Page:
a little madness

A man needs a little madness, or else he never dares cut the rope and be free -Nikos Kazantzakis


Archive for August, 2007

Unit Tests and Gambling

Today I ran across this post which quotes a testing-related analogy:

Checking code into source-control without unit-tests is like betting on a poker hand without looking at the cards. — Anon.

A nice theme, which brought to mind another gambling analogy:

Developing software without unit tests is like playing the pokies1.

How so? In a few ways:

  • Poker machines are a mug’s game: in the long term, you always lose. Just so with a lack of unit testing: it will come back to haunt you as you struggle to fix bugs discovered late and lose the confidence to refactor.
  • The really insidious thing with poker machines is that they are designed to keep you playing by paying out small wins reasonably frequently. Likewise, developers get addicted to the short-term feeling of productivity when they cut reams of code without tests.
  • Gambling on pokies can become a downward spiral: “just one more spin and I’m done … ok, another one, I’m due for a win …”. Sounds scarily like the development team that will put better testing in place “just after we hit this important deadline”. There’s always another spin, and there’s always another deadline.

The key thing is to think long term. Don’t play a game you are set up to lose.

1 That’s poker machines/slot machines/fruit machines depending on where in the world you are throwing away your money.

The Problem With Maven

Various times during the recent CITCON, the discussion turned to build tools. With lots of Java developers present, Maven turned up in most of these discussions. Like every build tool, there are things that people love and hate about Maven. The interesting trend in every Maven discussion is:

  • The people who love Maven love the theory. Maven defines and implements a highly-standardised build process so that if you are willing to follow that process you get a lot of stuff for free (plus the inherent consistency). This is a Good Thing, somewhat reminiscent of the in vogue “convention over configuration” mindset. Smart teams standardise their build process anyway, so why not take advantage by sharing as much of the implementation as possible?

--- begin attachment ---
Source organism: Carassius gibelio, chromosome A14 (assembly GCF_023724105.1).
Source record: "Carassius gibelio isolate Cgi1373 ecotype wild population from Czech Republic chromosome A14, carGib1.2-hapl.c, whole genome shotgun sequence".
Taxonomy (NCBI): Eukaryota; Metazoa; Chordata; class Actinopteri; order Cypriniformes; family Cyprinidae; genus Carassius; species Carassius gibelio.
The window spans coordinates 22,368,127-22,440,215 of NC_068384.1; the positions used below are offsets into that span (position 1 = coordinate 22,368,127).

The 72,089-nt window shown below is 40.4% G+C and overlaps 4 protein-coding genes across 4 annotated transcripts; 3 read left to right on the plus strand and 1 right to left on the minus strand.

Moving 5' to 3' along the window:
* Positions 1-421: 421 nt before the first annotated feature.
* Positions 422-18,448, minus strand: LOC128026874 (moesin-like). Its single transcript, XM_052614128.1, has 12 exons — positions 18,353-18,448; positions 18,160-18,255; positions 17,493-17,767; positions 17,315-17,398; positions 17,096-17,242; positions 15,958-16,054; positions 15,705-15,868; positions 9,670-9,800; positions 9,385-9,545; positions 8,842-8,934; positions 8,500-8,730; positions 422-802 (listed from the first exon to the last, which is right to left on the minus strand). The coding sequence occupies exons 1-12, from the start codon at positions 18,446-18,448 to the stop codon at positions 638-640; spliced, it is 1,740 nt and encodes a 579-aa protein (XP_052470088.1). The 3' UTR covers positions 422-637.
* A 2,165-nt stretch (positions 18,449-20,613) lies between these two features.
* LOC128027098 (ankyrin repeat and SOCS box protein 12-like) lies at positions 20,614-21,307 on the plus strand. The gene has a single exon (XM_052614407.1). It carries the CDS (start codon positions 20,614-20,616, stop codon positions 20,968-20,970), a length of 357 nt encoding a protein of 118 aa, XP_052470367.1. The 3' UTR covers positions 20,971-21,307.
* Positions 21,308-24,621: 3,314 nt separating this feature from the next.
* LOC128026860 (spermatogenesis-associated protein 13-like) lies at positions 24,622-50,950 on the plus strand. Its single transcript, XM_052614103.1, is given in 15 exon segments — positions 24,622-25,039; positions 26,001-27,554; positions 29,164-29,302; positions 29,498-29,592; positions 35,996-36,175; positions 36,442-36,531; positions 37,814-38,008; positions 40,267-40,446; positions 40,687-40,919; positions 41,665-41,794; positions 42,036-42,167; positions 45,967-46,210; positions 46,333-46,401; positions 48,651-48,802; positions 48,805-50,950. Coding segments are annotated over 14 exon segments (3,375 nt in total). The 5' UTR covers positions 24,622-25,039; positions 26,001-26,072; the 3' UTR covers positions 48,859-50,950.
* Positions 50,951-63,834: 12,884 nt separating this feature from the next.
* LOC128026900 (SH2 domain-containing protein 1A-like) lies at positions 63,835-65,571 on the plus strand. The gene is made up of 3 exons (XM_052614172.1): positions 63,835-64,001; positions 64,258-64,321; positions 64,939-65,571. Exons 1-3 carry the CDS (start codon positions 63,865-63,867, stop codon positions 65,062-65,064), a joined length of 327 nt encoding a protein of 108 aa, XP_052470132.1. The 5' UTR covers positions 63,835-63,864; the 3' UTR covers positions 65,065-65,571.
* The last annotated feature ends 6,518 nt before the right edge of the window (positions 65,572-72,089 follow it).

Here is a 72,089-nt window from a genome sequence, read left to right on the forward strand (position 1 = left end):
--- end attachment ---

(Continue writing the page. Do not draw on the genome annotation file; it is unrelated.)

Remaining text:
• The people who hate Maven hate the reality. The implementation just leaves a lot to be desired. Granted, taking on a larger scope than most build tools makes an ideal implementation more difficult. However, there are a couple of key implementation issues that cause headache after headache. First, there is a lack of flexibility. Small tweaks to the standardised model can be infuriatingly difficult to apply — frequently the only answer is to write a plugin. Second, there are major stability issues with plugins that are available. Some core plugins have historically been left in an unstable state for months.

Of course this split also creates many users that have a love/hate relationship with Maven: they love it when it works, and loathe it when it doesn’t. Users also spend a great deal of effort controlling their own Maven repositories to avoid some of the implementation headaches.

I don’t want this post to be taken as purely Maven bashing. The theory behind Maven is a valid one, and with some steps to resolve the implementation issues the project would attract and keep a lot more happy users. In my opinion, the project needs to immediately address the implementation concerns. Some ideas that come to mind:

  • A process needs to be put in place to control the stability of plugins. This must be a lightweight process that allows problems to be fixed and new versions delivered more quickly than in the past. Users also need more protection from unstable versions. If a new version is found to have a bug, wind back to a stable version so that the default plugin downloaded actually works.
  • The project could consider providing stable Maven “distributions” as pre-packaged downloads. Wrap these up out of battle-tested plugin versions.
  • Introduce at least one level of flexibility between “this is a simple config option” and “you’ll have to write a plugin”. I don’t pretend to have a magical answer for this problem: it is no easy task. But when a new user is trying Maven and finds some tweak will require them to write a plugin, it is a major turn off.

Make the reality smoother, and more people will buy into the theory.